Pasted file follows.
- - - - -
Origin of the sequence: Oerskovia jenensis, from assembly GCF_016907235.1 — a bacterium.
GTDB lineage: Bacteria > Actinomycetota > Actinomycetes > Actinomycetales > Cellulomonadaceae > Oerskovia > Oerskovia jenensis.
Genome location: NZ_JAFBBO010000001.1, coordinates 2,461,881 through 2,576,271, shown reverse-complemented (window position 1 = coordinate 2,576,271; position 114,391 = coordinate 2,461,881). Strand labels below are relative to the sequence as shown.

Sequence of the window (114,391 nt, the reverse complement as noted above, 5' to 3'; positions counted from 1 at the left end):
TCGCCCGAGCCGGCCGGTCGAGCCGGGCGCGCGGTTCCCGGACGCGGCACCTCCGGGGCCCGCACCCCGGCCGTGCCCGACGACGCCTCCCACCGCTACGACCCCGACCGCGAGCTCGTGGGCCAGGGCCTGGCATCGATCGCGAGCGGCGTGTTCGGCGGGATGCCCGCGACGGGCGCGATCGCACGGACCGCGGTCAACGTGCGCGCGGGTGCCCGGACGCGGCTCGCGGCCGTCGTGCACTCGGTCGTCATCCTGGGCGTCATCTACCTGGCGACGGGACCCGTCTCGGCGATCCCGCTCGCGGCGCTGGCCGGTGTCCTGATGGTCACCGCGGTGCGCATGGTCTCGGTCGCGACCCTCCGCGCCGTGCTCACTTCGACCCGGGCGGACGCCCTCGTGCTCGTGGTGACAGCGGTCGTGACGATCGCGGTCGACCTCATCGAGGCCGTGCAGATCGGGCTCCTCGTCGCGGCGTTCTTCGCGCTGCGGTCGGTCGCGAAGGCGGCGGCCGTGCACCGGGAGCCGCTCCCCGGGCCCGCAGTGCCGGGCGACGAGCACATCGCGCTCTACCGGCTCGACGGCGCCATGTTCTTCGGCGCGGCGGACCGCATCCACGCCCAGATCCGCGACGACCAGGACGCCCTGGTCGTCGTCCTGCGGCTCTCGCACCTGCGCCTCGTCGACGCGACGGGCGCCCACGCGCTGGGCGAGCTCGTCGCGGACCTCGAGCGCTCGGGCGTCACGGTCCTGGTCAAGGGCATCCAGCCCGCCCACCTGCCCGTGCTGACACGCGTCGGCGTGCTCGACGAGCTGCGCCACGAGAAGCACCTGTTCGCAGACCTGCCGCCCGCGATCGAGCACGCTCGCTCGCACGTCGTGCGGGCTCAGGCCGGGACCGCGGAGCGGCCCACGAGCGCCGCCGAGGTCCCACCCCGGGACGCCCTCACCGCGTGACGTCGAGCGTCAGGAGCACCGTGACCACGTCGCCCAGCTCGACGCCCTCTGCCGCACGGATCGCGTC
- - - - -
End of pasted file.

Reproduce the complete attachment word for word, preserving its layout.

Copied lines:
Origin of the sequence: Oerskovia jenensis, from assembly GCF_016907235.1 — a bacterium.
GTDB lineage: Bacteria > Actinomycetota > Actinomycetes > Actinomycetales > Cellulomonadaceae > Oerskovia > Oerskovia jenensis.
Genome location: NZ_JAFBBO010000001.1, coordinates 2,461,881 through 2,576,271, shown reverse-complemented (window position 1 = coordinate 2,576,271; position 114,391 = coordinate 2,461,881). Strand labels below are relative to the sequence as shown.

Sequence of the window (114,391 nt, the reverse complement as noted above, 5' to 3'; positions counted from 1 at the left end):
TCGCCCGAGCCGGCCGGTCGAGCCGGGCGCGCGGTTCCCGGACGCGGCACCTCCGGGGCCCGCACCCCGGCCGTGCCCGACGACGCCTCCCACCGCTACGACCCCGACCGCGAGCTCGTGGGCCAGGGCCTGGCATCGATCGCGAGCGGCGTGTTCGGCGGGATGCCCGCGACGGGCGCGATCGCACGGACCGCGGTCAACGTGCGCGCGGGTGCCCGGACGCGGCTCGCGGCCGTCGTGCACTCGGTCGTCATCCTGGGCGTCATCTACCTGGCGACGGGACCCGTCTCGGCGATCCCGCTCGCGGCGCTGGCCGGTGTCCTGATGGTCACCGCGGTGCGCATGGTCTCGGTCGCGACCCTCCGCGCCGTGCTCACTTCGACCCGGGCGGACGCCCTCGTGCTCGTGGTGACAGCGGTCGTGACGATCGCGGTCGACCTCATCGAGGCCGTGCAGATCGGGCTCCTCGTCGCGGCGTTCTTCGCGCTGCGGTCGGTCGCGAAGGCGGCGGCCGTGCACCGGGAGCCGCTCCCCGGGCCCGCAGTGCCGGGCGACGAGCACATCGCGCTCTACCGGCTCGACGGCGCCATGTTCTTCGGCGCGGCGGACCGCATCCACGCCCAGATCCGCGACGACCAGGACGCCCTGGTCGTCGTCCTGCGGCTCTCGCACCTGCGCCTCGTCGACGCGACGGGCGCCCACGCGCTGGGCGAGCTCGTCGCGGACCTCGAGCGCTCGGGCGTCACGGTCCTGGTCAAGGGCATCCAGCCCGCCCACCTGCCCGTGCTGACACGCGTCGGCGTGCTCGACGAGCTGCGCCACGAGAAGCACCTGTTCGCAGACCTGCCGCCCGCGATCGAGCACGCTCGCTCGCACGTCGTGCGGGCTCAGGCCGGGACCGCGGAGCGGCCCACGAGCGCCGCCGAGGTCCCACCCCGGGACGCCCTCACCGCGTGACGTCGAGCGTCAGGAGCACCGTGACCACGTCGCCCAGCTCGACGCCCTCTGCCGCACGGATCGCGTC